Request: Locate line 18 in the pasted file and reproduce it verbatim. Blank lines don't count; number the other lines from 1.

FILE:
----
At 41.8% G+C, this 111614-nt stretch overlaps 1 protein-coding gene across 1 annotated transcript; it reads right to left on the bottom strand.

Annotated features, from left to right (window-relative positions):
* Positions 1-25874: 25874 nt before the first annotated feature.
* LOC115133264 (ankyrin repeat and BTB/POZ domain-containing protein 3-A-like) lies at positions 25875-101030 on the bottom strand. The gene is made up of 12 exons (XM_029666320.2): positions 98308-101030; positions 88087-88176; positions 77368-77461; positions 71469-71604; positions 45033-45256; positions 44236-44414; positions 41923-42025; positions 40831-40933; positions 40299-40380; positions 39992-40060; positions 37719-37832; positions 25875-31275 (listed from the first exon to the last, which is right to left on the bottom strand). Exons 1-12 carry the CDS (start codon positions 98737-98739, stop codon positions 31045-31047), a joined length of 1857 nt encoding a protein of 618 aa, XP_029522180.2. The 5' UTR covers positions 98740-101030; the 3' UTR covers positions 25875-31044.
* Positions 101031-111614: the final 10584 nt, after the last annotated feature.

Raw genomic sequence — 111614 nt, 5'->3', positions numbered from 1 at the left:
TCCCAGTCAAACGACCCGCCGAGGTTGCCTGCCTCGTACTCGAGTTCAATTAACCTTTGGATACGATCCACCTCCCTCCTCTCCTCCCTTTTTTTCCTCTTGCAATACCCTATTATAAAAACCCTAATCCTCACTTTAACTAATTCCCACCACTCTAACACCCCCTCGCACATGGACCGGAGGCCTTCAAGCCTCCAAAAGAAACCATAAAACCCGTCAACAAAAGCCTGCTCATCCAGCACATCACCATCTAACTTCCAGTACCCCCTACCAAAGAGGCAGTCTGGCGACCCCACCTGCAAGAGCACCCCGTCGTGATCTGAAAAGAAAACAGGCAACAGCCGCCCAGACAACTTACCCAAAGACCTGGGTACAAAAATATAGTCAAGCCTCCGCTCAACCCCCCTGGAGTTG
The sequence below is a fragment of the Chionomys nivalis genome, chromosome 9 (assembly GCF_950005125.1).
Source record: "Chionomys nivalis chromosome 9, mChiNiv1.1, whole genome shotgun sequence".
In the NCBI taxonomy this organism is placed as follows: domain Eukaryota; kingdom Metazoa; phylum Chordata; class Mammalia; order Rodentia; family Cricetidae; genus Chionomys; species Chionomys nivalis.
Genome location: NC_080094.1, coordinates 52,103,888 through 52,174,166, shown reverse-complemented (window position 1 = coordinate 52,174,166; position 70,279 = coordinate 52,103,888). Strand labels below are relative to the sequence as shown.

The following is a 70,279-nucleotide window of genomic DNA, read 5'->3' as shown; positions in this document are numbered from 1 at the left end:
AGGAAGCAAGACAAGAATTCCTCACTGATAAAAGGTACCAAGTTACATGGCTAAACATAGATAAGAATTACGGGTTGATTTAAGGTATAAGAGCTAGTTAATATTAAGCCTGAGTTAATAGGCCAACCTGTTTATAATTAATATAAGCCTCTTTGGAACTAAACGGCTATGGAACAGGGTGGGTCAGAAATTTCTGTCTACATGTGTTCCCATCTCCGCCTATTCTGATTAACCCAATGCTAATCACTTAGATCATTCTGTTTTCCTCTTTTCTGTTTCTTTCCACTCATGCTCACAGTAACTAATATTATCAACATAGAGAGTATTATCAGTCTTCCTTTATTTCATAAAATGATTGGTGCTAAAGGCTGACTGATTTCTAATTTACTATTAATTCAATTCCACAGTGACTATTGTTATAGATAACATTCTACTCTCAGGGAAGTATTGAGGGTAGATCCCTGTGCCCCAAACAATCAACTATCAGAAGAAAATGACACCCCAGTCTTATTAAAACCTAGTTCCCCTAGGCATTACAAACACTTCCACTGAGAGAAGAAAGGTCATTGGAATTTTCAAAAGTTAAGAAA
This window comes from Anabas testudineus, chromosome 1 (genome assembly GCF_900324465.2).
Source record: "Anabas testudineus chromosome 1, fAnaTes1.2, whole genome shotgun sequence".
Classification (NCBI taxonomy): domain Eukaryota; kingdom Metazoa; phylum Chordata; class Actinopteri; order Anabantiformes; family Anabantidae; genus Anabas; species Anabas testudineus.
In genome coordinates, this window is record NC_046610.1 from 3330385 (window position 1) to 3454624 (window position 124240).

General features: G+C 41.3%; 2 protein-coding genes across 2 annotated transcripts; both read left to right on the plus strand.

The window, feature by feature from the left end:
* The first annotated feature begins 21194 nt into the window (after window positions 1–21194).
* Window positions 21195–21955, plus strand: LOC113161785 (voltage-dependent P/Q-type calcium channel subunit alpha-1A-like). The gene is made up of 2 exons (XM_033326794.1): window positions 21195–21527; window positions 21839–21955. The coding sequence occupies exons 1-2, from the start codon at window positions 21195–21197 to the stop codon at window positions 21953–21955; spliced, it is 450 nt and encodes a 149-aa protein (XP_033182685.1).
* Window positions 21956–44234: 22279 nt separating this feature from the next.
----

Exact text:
General features: G+C 41.3%; 2 protein-coding genes across 2 annotated transcripts; both read left to right on the plus strand.